20 September 2013

Reporting theft in Cusco

Update: So it turns out my blog is currently being returned fairly high in the results of those searching for information on how to report a theft (of a passport) in Cusco.  As such, a quick update in an effort to pay forward the help that others gave me…

Hello to the person in Cusco who has just had something, probably their passport and/or phone, stolen and is frantically searching the Internet for information.  A few words, then some useful information….
Don’t panic
There we go.  The most useful thing I can say at the moment and the words which are mostly likely to make you say “what do you mean, don’t panic!  I've just had my passport stolen!” Don’t worry, I've been there and know what it is like.  You are currently a mixture of panicked, scared, angry, and confused – this is normal.  It will be OK.

Right. Something approaching what I hope is useful information for you…
(Caveat: this information is based on what I can remember – things may have changed, my memory may not be as good as I’d like.  Your hostel can probably help with information, if nothing else.)

Don’t panic.  No, wait – I’ve done that bit.

The police station I went to was in Plaza Tupac Amaru, which is just off Av de La Cultura, a short walk from where you buy tickets for Machu Picchu.  You can easily walk here from anywhere central.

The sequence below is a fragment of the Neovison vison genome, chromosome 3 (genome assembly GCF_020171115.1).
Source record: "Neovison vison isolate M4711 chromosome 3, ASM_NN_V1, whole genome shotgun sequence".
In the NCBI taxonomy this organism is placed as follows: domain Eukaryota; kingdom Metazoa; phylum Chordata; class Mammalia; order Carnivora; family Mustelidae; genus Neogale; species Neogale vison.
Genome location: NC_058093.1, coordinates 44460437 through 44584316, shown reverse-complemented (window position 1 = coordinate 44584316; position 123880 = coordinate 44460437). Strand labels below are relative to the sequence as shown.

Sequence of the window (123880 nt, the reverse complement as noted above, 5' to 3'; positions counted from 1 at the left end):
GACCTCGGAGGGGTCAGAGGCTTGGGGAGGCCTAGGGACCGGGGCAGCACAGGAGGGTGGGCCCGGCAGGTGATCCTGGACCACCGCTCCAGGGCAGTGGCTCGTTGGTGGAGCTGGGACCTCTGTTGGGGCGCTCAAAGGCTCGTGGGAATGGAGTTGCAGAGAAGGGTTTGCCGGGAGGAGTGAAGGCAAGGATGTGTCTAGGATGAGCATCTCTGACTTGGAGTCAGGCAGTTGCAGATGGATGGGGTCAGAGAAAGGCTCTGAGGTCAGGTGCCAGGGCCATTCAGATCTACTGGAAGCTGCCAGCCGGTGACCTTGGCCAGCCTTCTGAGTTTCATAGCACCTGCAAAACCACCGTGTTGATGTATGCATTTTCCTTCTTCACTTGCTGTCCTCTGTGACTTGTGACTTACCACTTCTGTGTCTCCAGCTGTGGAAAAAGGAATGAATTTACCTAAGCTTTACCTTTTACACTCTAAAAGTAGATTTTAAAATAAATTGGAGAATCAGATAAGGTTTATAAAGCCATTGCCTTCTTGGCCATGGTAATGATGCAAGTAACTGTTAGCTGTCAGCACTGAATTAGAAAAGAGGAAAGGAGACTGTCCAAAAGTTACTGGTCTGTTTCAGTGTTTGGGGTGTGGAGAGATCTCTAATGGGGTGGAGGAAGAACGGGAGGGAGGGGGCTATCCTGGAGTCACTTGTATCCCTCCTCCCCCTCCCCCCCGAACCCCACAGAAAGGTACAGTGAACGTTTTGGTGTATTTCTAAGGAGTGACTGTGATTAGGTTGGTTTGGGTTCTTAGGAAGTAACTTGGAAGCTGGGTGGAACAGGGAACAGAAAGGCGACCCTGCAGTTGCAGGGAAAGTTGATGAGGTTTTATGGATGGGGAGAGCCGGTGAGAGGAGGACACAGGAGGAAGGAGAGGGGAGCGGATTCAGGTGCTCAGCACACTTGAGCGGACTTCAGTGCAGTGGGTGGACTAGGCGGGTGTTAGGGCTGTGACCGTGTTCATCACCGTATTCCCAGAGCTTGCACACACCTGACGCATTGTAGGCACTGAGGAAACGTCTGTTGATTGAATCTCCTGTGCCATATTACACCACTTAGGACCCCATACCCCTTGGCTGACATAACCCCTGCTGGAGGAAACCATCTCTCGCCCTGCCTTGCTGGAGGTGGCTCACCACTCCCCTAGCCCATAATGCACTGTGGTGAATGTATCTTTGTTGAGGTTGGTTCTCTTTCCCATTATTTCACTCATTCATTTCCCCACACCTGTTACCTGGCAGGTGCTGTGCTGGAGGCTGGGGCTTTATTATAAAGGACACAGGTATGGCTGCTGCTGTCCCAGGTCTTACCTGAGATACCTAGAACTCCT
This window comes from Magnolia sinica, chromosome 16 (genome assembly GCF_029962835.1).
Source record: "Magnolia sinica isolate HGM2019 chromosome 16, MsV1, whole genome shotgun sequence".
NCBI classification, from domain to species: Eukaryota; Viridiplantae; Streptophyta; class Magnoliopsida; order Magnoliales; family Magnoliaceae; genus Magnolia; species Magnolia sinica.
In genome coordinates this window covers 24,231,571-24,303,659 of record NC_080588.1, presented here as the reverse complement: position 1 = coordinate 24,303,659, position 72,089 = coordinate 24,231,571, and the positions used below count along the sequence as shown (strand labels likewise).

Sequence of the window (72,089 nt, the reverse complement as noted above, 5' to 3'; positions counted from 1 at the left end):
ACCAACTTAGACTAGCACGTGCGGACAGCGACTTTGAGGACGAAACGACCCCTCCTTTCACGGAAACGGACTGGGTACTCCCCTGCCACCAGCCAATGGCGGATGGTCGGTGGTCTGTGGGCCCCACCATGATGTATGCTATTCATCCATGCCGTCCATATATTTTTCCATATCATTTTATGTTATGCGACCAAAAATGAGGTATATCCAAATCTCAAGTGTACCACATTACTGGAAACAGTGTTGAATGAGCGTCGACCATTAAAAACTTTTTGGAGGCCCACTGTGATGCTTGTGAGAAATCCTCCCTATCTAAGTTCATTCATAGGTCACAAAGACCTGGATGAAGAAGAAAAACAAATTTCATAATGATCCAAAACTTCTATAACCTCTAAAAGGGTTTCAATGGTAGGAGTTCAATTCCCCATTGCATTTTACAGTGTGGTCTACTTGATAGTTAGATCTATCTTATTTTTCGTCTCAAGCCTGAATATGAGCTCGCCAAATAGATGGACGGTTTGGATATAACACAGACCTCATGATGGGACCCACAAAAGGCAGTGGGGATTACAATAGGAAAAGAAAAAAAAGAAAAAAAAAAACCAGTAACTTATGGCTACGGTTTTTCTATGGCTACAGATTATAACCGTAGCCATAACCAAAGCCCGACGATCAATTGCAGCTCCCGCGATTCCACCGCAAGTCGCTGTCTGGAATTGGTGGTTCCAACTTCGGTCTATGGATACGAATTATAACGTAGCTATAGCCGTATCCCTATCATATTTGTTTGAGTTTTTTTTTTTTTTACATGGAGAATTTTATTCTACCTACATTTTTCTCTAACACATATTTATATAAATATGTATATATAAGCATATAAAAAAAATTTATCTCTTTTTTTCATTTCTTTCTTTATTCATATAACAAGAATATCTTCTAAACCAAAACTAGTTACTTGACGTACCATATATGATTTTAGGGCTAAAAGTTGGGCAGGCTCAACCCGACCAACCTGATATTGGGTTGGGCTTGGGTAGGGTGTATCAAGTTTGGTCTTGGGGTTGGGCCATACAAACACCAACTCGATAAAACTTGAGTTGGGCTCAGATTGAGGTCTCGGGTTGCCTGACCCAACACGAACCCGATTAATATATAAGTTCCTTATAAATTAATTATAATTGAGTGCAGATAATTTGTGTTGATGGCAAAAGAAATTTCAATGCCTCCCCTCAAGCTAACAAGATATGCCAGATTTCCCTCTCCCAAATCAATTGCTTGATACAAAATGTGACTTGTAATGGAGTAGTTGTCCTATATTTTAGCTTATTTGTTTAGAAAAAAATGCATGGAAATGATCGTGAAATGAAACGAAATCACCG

If you are looking at Google Maps then the police station is in near the Mega supermarket. It is a large building and easy to find – this should be link to Google Street view show the station: link.
There will probably be a few cop cars & bikes parked outside and there was always a police officer near the door when I was there.

The choice phrase you want it: “me robaron de mi pasaporte” which is roughly “my passport has been stolen” - substitute "pasaporte" with whatever of yours has been stolen.
At this point expect a look from the copper which says “not another gringo who has had their passport stolen” – this is normal.

Given that you are currently stressing, a polite reminder: unless you are fluent in Spanish you are probably going to have some interesting times in explain matters – the tourist police have some English, but it varies. Just keep calm and it’ll be OK.